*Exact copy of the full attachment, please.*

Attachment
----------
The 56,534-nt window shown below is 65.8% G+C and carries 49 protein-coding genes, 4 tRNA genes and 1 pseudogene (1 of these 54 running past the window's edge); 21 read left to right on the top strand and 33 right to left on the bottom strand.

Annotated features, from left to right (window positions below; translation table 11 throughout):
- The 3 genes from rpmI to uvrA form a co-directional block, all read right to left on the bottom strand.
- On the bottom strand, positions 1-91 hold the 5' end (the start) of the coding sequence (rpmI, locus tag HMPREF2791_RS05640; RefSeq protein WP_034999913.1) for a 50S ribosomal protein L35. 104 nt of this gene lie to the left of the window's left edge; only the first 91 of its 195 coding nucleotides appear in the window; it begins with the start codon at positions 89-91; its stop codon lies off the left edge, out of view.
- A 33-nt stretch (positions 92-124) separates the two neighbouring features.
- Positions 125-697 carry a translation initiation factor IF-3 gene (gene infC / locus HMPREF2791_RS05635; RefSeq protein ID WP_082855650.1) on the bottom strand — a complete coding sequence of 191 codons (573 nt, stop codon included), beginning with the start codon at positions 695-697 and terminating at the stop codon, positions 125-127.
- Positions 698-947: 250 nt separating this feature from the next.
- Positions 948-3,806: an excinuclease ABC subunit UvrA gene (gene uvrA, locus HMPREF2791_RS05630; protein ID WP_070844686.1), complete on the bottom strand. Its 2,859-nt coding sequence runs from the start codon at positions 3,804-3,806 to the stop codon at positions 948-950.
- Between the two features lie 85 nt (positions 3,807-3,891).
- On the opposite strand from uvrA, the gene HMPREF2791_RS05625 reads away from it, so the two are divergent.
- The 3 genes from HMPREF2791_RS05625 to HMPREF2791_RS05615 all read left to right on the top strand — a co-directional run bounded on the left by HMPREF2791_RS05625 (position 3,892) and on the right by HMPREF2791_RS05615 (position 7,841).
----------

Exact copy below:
The 56,534-nt window shown below is 65.8% G+C and carries 49 protein-coding genes, 4 tRNA genes and 1 pseudogene (1 of these 54 running past the window's edge); 21 read left to right on the top strand and 33 right to left on the bottom strand.

Annotated features, from left to right (window positions below; translation table 11 throughout):
- The 3 genes from rpmI to uvrA form a co-directional block, all read right to left on the bottom strand.
- On the bottom strand, positions 1-91 hold the 5' end (the start) of the coding sequence (rpmI, locus tag HMPREF2791_RS05640; RefSeq protein WP_034999913.1) for a 50S ribosomal protein L35. 104 nt of this gene lie to the left of the window's left edge; only the first 91 of its 195 coding nucleotides appear in the window; it begins with the start codon at positions 89-91; its stop codon lies off the left edge, out of view.
- A 33-nt stretch (positions 92-124) separates the two neighbouring features.
- Positions 125-697 carry a translation initiation factor IF-3 gene (gene infC / locus HMPREF2791_RS05635; RefSeq protein ID WP_082855650.1) on the bottom strand — a complete coding sequence of 191 codons (573 nt, stop codon included), beginning with the start codon at positions 695-697 and terminating at the stop codon, positions 125-127.
- Positions 698-947: 250 nt separating this feature from the next.
- Positions 948-3,806: an excinuclease ABC subunit UvrA gene (gene uvrA, locus HMPREF2791_RS05630; protein ID WP_070844686.1), complete on the bottom strand. Its 2,859-nt coding sequence runs from the start codon at positions 3,804-3,806 to the stop codon at positions 948-950.
- Between the two features lie 85 nt (positions 3,807-3,891).
- On the opposite strand from uvrA, the gene HMPREF2791_RS05625 reads away from it, so the two are divergent.
- The 3 genes from HMPREF2791_RS05625 to HMPREF2791_RS05615 all read left to right on the top strand — a co-directional run bounded on the left by HMPREF2791_RS05625 (position 3,892) and on the right by HMPREF2791_RS05615 (position 7,841).